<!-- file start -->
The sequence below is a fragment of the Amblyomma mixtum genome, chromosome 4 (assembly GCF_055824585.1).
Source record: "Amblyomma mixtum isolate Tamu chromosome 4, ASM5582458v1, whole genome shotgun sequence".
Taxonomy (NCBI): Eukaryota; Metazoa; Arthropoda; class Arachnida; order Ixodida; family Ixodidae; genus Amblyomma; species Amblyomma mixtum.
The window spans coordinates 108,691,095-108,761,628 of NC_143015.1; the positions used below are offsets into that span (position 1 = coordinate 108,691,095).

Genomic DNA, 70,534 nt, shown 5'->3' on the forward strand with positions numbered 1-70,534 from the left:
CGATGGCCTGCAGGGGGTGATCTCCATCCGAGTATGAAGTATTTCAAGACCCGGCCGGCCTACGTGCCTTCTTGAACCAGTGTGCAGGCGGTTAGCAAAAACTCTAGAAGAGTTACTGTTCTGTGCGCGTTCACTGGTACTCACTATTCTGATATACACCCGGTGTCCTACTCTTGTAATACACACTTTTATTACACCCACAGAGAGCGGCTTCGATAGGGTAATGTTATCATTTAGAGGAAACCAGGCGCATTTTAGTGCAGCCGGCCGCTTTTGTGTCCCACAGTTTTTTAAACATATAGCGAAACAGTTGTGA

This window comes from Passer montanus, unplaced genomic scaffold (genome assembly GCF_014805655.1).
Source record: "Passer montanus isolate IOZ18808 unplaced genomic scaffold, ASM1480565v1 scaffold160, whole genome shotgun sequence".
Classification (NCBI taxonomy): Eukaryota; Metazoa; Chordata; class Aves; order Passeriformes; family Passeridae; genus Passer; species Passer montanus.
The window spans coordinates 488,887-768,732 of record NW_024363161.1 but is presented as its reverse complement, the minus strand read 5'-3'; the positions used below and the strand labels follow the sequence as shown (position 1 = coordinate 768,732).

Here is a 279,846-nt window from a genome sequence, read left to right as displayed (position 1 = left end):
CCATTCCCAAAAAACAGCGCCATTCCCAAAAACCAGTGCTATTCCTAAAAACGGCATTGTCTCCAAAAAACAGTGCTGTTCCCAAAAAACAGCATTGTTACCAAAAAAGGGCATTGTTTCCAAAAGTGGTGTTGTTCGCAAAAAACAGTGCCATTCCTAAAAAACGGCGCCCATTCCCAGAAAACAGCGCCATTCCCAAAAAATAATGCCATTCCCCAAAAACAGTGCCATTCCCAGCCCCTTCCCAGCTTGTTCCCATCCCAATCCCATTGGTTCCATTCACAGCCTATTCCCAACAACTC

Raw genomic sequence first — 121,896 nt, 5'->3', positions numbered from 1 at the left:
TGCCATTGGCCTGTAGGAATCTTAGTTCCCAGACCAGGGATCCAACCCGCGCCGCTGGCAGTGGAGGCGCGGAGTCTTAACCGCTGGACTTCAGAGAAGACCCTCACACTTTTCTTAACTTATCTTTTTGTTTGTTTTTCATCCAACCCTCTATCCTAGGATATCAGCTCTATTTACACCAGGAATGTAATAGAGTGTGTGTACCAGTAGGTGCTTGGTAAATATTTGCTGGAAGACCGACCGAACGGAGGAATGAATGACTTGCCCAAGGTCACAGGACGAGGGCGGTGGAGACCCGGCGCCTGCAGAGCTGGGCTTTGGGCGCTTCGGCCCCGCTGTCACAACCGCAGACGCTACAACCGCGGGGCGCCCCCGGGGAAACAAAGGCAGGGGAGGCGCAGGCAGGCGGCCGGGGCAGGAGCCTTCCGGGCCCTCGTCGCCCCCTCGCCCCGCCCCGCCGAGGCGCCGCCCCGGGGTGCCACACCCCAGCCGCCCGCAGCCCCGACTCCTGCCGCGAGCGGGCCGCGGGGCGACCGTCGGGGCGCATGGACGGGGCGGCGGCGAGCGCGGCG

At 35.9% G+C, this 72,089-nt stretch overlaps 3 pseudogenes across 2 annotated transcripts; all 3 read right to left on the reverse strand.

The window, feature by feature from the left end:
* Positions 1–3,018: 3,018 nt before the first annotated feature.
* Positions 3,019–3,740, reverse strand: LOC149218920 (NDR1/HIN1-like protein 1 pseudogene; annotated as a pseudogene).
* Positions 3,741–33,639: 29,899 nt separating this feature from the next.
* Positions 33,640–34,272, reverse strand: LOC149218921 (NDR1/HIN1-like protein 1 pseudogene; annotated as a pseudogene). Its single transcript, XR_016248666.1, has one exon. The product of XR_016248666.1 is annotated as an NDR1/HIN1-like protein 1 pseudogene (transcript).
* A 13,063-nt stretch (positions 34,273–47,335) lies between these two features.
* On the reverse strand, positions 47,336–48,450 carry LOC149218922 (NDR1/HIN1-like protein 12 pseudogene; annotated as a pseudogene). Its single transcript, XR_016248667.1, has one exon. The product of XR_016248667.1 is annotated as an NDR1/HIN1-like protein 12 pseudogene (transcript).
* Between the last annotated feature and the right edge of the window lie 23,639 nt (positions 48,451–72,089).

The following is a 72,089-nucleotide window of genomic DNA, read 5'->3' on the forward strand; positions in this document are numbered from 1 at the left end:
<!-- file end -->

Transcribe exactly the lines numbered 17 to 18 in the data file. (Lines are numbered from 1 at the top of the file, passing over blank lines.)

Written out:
* Positions 1–3,018: 3,018 nt before the first annotated feature.
* Positions 3,019–3,740, reverse strand: LOC149218920 (NDR1/HIN1-like protein 1 pseudogene; annotated as a pseudogene).